In 2016, there were nearly 14,000 crashes in Ohio caused by distracted driving. As a personal injury firm, we pride ourselves on promoting safety both in our communities and on our roadways and knew we wanted to help raise awareness about this heartbreaking statistic.
Tittle & Perlmuter are excited and proud to announce our Distracted Driving Awareness Scholarship recipients! Each year, we are able to narrow it down to two finalists, who stand out for their well researched and well written essays.
The application process involved current or incoming collegiates writing an essay on how distracted driving has impacted their lives. In 2018, we received over 215 applications from 24 states all over the country! There were hundreds of inspiring and personal stories from students who experienced the dangers of distracted driving first hand and the implications it can possess.
Although incredibly difficult, we were able to narrow it down to two finalists who stood out for their well written and heartfelt essays.
First Place – $1,000 Scholarship
Our firm awarded Domenic Fleming with First Place. He received a $1000 scholarship check to go towards his Sophomore year at Lorain County Community College,where he is working towards his goal to become a physical therapist. Domenic hopes to use his degree to follow his passion of helping others and making a positive impact on people’s lives.
Second Place – $500 Scholarship
Our firm awarded Jaime Muldrew with Second Place. She received a $500 scholarship check to go towards her Senior year at Arizona State University, where she is majoring in Journalism. Jaime is interested in teaching English abroad post-graduation and is excited to move to the next chapter of her life! You can read her essay below!
“Turn it up,” I shout from the back seat. The music is already loud, but my friend turns it up to full volume, and now the car is thudding to the beat. My heart is in sync with the rhythm of a bad pop song. I roll the windows down, and I stick my head out the window. My hair whips around in the warm air, and I feel free. I am fifteen, and I am invincible.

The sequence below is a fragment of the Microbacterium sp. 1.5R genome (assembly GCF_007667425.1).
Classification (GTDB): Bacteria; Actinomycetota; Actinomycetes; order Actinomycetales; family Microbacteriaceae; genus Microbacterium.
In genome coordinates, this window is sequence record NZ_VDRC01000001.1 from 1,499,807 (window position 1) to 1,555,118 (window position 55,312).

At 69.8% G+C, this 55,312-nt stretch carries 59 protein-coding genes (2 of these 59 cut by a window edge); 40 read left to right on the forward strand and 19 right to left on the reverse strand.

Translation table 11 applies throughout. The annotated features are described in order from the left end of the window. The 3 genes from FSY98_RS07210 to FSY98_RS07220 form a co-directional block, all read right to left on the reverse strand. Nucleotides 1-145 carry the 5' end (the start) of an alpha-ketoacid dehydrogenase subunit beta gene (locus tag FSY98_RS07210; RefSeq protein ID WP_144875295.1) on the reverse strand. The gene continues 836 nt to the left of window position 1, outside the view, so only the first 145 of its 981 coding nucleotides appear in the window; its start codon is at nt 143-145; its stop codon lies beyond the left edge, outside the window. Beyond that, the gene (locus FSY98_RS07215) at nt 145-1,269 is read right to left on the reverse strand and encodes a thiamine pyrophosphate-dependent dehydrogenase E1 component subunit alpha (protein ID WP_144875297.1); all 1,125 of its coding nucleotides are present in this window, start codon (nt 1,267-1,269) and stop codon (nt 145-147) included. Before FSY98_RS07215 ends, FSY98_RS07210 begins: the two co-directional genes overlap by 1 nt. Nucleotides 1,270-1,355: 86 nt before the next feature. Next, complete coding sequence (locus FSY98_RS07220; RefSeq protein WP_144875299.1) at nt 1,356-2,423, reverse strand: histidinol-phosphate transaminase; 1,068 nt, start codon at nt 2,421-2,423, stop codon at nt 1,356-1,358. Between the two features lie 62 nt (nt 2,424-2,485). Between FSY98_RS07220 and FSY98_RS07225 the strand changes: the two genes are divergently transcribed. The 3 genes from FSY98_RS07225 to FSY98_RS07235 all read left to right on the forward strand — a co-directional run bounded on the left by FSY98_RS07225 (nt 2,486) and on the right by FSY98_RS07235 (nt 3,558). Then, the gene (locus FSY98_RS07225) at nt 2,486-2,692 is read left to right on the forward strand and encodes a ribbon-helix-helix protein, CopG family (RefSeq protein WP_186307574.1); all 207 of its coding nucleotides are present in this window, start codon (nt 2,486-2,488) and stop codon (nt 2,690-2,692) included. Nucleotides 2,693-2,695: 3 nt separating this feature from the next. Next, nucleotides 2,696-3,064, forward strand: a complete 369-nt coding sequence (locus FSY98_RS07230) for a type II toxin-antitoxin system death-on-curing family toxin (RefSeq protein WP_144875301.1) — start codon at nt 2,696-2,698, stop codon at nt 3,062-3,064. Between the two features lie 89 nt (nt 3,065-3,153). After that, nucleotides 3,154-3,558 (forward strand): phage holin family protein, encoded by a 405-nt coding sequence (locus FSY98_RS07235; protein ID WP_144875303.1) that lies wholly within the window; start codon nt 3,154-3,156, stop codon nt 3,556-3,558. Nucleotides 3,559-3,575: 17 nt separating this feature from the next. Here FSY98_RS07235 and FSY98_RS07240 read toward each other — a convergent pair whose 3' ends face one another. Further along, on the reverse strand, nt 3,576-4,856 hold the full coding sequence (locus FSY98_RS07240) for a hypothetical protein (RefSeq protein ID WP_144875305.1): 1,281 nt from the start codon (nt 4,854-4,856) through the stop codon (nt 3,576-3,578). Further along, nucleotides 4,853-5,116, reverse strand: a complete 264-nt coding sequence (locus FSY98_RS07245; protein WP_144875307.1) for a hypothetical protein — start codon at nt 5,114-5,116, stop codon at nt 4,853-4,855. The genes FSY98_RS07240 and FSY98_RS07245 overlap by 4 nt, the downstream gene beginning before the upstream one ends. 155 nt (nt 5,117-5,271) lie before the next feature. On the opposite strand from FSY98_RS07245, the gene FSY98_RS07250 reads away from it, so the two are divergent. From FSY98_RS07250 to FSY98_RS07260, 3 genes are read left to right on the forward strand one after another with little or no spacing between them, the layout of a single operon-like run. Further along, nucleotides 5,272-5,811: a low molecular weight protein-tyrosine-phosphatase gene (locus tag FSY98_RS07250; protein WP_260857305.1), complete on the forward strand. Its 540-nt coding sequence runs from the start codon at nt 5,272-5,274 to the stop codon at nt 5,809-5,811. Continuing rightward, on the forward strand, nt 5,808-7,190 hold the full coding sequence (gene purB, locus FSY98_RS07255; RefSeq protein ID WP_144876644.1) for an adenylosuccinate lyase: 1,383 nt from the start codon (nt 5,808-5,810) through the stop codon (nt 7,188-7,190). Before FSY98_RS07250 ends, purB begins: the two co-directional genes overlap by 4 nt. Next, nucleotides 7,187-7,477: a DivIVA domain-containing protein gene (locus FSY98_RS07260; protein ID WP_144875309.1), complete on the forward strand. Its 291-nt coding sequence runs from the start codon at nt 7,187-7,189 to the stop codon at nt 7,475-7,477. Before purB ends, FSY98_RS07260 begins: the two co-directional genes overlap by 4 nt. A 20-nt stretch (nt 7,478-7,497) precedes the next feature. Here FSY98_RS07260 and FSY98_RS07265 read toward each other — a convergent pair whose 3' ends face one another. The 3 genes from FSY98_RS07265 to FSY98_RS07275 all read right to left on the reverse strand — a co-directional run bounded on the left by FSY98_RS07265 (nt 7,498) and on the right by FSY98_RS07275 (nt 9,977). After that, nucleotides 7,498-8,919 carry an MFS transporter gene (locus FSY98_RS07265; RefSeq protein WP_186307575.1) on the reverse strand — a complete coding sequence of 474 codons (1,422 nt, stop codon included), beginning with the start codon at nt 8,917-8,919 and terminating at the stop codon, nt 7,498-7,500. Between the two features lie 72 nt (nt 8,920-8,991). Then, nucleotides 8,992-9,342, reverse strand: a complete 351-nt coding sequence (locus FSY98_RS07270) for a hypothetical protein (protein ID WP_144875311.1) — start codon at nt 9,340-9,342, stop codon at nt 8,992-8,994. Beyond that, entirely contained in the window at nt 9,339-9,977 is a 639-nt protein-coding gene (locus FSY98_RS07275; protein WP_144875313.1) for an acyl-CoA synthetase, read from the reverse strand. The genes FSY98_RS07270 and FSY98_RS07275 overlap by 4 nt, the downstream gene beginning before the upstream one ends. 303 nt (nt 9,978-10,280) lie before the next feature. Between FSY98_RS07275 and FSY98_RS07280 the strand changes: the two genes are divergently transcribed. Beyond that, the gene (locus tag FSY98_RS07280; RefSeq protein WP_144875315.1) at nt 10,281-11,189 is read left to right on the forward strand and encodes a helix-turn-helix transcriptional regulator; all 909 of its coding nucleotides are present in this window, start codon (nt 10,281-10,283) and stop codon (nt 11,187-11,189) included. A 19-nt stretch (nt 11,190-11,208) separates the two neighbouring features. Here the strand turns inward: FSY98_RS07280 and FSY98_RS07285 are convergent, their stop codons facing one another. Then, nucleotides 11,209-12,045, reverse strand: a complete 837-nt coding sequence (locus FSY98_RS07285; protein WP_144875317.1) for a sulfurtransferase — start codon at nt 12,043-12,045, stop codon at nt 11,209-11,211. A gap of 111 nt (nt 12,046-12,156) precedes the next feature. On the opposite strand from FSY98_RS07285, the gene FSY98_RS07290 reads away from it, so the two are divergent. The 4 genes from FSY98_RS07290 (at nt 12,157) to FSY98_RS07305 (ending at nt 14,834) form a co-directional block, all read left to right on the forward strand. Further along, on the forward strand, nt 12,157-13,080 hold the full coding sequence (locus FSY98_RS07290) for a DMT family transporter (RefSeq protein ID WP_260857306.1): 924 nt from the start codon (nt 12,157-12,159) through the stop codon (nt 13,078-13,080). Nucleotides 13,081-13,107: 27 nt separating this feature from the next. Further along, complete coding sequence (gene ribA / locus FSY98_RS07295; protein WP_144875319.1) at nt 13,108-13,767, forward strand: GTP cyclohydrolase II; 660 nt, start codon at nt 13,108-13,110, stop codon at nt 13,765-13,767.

But I’m not. No one is.
I spend the next four years of high school learning how fragile a human life is. In a moment, four sophomore boys crash into a tree in the Poconos. In a moment, the senior sweetheart veers off the road and down a hill. In a moment, my friend is struck by a driver while walking home at night.
One blink and the people whose laughs are still echoing in the high school hallways are gone.
A funeral is never pleasant, but a funeral for a teenager is deeply bone-chilling. Everyone is weeping. Family members are grey, ghoulish-looking shells of themselves as they heartbreakingly attempt to brave face for the people who came. Today isn’t about them – their suffering and remembrance will endure long past the memorials end. We do our best to honor the life that left too soon as a frightening thought surfaces in our subconscious.
It could’ve been me. It could’ve been you.
My peers and I learned the dangers of distracted driving the hard way. In retrospect, the hard way was the only way to learn. For one day a year, our school placed a destroyed car on the front lawn and made a morning announcement about the dangers of drinking and driving. This was the extent of our education on driving safety. We never discussed distracted driving. Someone who has never been personally impacted by a car accident cannot source motivation to drive safely from a principal on a loudspeaker.
The motivation to drive safely is rooted in compassion, and compassion rests on a foundation of understanding.